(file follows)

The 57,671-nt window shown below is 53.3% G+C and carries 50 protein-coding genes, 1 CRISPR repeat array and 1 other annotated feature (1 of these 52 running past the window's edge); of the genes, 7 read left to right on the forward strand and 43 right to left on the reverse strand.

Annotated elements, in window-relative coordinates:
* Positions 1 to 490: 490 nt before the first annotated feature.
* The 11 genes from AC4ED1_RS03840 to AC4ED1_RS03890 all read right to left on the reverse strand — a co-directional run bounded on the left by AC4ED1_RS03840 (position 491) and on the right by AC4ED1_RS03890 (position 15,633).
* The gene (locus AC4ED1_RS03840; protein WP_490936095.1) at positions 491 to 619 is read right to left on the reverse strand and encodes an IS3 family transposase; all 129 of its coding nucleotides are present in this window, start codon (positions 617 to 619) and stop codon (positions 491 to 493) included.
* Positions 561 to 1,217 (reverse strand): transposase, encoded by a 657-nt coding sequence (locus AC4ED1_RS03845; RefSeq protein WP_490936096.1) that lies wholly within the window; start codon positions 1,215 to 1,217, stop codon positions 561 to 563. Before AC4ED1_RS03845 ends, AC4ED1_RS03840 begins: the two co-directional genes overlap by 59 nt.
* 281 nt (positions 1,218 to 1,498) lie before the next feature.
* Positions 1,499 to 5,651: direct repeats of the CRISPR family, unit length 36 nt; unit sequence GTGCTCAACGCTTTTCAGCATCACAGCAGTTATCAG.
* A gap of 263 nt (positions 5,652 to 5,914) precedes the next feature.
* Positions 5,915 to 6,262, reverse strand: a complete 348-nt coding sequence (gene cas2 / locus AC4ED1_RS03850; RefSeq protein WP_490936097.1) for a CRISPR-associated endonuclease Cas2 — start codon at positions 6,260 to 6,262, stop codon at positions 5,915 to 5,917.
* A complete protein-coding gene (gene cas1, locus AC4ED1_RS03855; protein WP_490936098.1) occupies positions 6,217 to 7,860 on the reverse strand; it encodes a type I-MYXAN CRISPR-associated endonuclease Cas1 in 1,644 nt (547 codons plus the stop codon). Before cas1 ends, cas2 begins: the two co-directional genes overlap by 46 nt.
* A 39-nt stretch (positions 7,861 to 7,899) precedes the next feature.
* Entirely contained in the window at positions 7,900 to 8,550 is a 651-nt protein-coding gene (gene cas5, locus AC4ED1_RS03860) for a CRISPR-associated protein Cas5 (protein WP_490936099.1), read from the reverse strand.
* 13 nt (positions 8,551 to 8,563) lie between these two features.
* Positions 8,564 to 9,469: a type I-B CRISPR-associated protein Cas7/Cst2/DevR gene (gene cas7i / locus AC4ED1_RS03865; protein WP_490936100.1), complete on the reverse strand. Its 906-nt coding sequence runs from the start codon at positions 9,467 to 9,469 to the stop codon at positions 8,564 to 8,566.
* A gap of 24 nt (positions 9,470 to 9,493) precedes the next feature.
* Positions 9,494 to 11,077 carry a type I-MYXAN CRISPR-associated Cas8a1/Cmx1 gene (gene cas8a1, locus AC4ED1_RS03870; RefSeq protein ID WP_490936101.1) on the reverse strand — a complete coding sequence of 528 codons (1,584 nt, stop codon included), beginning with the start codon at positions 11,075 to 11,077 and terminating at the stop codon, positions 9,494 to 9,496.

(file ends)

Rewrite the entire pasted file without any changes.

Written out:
The 57,671-nt window shown below is 53.3% G+C and carries 50 protein-coding genes, 1 CRISPR repeat array and 1 other annotated feature (1 of these 52 running past the window's edge); of the genes, 7 read left to right on the forward strand and 43 right to left on the reverse strand.

Annotated elements, in window-relative coordinates:
* Positions 1 to 490: 490 nt before the first annotated feature.
* The 11 genes from AC4ED1_RS03840 to AC4ED1_RS03890 all read right to left on the reverse strand — a co-directional run bounded on the left by AC4ED1_RS03840 (position 491) and on the right by AC4ED1_RS03890 (position 15,633).
* The gene (locus AC4ED1_RS03840; protein WP_490936095.1) at positions 491 to 619 is read right to left on the reverse strand and encodes an IS3 family transposase; all 129 of its coding nucleotides are present in this window, start codon (positions 617 to 619) and stop codon (positions 491 to 493) included.
* Positions 561 to 1,217 (reverse strand): transposase, encoded by a 657-nt coding sequence (locus AC4ED1_RS03845; RefSeq protein WP_490936096.1) that lies wholly within the window; start codon positions 1,215 to 1,217, stop codon positions 561 to 563. Before AC4ED1_RS03845 ends, AC4ED1_RS03840 begins: the two co-directional genes overlap by 59 nt.
* 281 nt (positions 1,218 to 1,498) lie before the next feature.
* Positions 1,499 to 5,651: direct repeats of the CRISPR family, unit length 36 nt; unit sequence GTGCTCAACGCTTTTCAGCATCACAGCAGTTATCAG.
* A gap of 263 nt (positions 5,652 to 5,914) precedes the next feature.
* Positions 5,915 to 6,262, reverse strand: a complete 348-nt coding sequence (gene cas2 / locus AC4ED1_RS03850; RefSeq protein WP_490936097.1) for a CRISPR-associated endonuclease Cas2 — start codon at positions 6,260 to 6,262, stop codon at positions 5,915 to 5,917.
* A complete protein-coding gene (gene cas1, locus AC4ED1_RS03855; protein WP_490936098.1) occupies positions 6,217 to 7,860 on the reverse strand; it encodes a type I-MYXAN CRISPR-associated endonuclease Cas1 in 1,644 nt (547 codons plus the stop codon). Before cas1 ends, cas2 begins: the two co-directional genes overlap by 46 nt.
* A 39-nt stretch (positions 7,861 to 7,899) precedes the next feature.
* Entirely contained in the window at positions 7,900 to 8,550 is a 651-nt protein-coding gene (gene cas5, locus AC4ED1_RS03860) for a CRISPR-associated protein Cas5 (protein WP_490936099.1), read from the reverse strand.
* 13 nt (positions 8,551 to 8,563) lie between these two features.
* Positions 8,564 to 9,469: a type I-B CRISPR-associated protein Cas7/Cst2/DevR gene (gene cas7i / locus AC4ED1_RS03865; protein WP_490936100.1), complete on the reverse strand. Its 906-nt coding sequence runs from the start codon at positions 9,467 to 9,469 to the stop codon at positions 8,564 to 8,566.
* A gap of 24 nt (positions 9,470 to 9,493) precedes the next feature.
* Positions 9,494 to 11,077 carry a type I-MYXAN CRISPR-associated Cas8a1/Cmx1 gene (gene cas8a1, locus AC4ED1_RS03870; RefSeq protein ID WP_490936101.1) on the reverse strand — a complete coding sequence of 528 codons (1,584 nt, stop codon included), beginning with the start codon at positions 11,075 to 11,077 and terminating at the stop codon, positions 9,494 to 9,496.